“He is like most guys who don’t hit the ball a long way. He is straight. He has two rescue clubs in the bag and he hits them closer than I hit my wedges. I wouldn’t be a bit surprised if he won within three or four years.”
Another Munster team mate, Niall Gorey, calls Phelan “unflappable” and “a Luke Donald replica” while Walker Cup captain Nigel Edwards opts for the “silent assassin” tag.
“I was really impressed with the way he’s finished off every stage of tour school,” says manager Chubby Chandler. “He’s shown he has big balls !! I would be very surprised if he didn’t take most of his opportunities and think he will turn out to be a real good player in the Luke Donald mould.”
High praise indeed for the crown prince they call King Kev. They say getting through Q-School is the easy bit but whatever the challenge, Phelan appears to have the head to go with the heart.
Few know Kevin Phelan as well as his coach, McCumber.
“One of Kevin’s big strengths is that he has always played a more mature game than his age suggests. He has an old spirit and I mean that as a compliment.
“Sometimes I wonder if he was listening to me but boy was he listening. I can give him a drill or two and two weeks later, it is already ingrained. It’s pretty amazing to make it through the first stage of Q-School on the number, the second stage on the number and to came to the last hole in the finals where if you make bogey you miss, and he makes birdie.
“He has proven that he can play under pressure too, which is a very nice quality for someone who wants to play golf for a living. You never know how a rookie will do but in my experience, the signs are very good indeed.
“What he works on the hardest is routine. Never let the routine vary, never let the process vary. Not event the best players in the world can control the golf ball all the time. You can hit it a little thin, hit it a little heavy, push it or pull it. You can’t control that.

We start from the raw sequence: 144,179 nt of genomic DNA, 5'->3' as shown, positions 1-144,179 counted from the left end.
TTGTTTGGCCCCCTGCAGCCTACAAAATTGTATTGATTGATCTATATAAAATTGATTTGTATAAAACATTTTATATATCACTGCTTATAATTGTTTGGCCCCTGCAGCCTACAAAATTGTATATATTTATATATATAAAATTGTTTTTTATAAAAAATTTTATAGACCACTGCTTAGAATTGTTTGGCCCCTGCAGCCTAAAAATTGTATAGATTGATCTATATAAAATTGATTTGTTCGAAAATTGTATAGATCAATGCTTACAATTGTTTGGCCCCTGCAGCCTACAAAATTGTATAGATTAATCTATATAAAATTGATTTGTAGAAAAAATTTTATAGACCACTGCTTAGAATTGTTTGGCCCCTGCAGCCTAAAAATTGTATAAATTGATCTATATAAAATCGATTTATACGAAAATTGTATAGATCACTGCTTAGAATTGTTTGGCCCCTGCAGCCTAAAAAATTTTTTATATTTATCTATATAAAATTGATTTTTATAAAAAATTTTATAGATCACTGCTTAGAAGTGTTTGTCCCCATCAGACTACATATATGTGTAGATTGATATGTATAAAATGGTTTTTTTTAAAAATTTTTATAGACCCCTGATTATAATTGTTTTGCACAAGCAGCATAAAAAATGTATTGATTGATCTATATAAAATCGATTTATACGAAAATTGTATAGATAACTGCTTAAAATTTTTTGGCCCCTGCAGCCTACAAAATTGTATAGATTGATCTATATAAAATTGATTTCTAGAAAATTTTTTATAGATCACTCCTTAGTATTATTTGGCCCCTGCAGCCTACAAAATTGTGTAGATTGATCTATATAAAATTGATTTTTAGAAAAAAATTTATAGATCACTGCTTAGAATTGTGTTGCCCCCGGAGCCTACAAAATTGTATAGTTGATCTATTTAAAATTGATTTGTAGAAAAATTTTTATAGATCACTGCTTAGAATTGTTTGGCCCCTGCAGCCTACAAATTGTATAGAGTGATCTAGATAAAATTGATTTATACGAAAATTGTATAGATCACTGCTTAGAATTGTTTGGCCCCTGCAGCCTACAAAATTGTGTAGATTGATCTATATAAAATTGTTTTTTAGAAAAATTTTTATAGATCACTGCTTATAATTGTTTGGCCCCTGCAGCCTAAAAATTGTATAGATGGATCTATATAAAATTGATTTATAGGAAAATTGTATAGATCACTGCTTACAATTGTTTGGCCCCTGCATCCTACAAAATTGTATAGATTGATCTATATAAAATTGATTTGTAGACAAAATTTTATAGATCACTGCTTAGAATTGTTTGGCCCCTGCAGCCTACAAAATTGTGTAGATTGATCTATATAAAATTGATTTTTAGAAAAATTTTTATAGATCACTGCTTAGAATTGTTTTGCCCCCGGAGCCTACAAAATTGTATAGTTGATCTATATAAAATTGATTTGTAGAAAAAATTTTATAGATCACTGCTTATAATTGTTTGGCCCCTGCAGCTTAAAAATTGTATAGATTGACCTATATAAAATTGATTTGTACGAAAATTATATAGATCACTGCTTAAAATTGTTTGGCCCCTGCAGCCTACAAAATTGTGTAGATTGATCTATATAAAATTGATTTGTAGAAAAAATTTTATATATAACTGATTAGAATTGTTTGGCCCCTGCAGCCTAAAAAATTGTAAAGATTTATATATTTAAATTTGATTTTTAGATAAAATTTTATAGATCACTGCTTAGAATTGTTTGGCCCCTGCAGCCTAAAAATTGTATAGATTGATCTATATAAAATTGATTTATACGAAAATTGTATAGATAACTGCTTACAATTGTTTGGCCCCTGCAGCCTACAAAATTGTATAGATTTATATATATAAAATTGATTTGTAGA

“But what you can control is the process and the routine and all your satisfaction and your confidence comes from knowing, ‘I did all I could do, I did all I could do.’ Kevin has bought into that and I think that’s what great players do.
“His ball striking has improved immensely. He has become a very good iron player. He keeps the ball in play off the tee, he hasn’t got awesome length but he will get longer as he fills out and gets stronger and matures. And he has proved that he can play. He went up to Merion for the US Open, one of the hardest courses in the world, and showed what he has got by making the cut. That was a huge deal.
“He is very self-reliant. He doesn’t have rabbit ears either, as I like to say. He doesn’t listen to a lot of people and doesn’t need to hang around with a lot of people. He is a very, very good putter but has the maturity to continue working hard on his short game. Rather than worry about not being a power hitter, as of yet, he just goes with what he has. That’s the best way to play golf.
“I still believe one of the strongest assets he has is his personality. It’s just perfect for golf. I think his future is very, very bright.”
[Mark McCumber won 10 times on the PGA Tour as well as the 1988 World Cup with Ben Crenshaw at Royal Melbourne. He represented the US in the 1989 Ryder Cup and twice finished second in majors, the 1989 US Open and the 1996 Open Championship]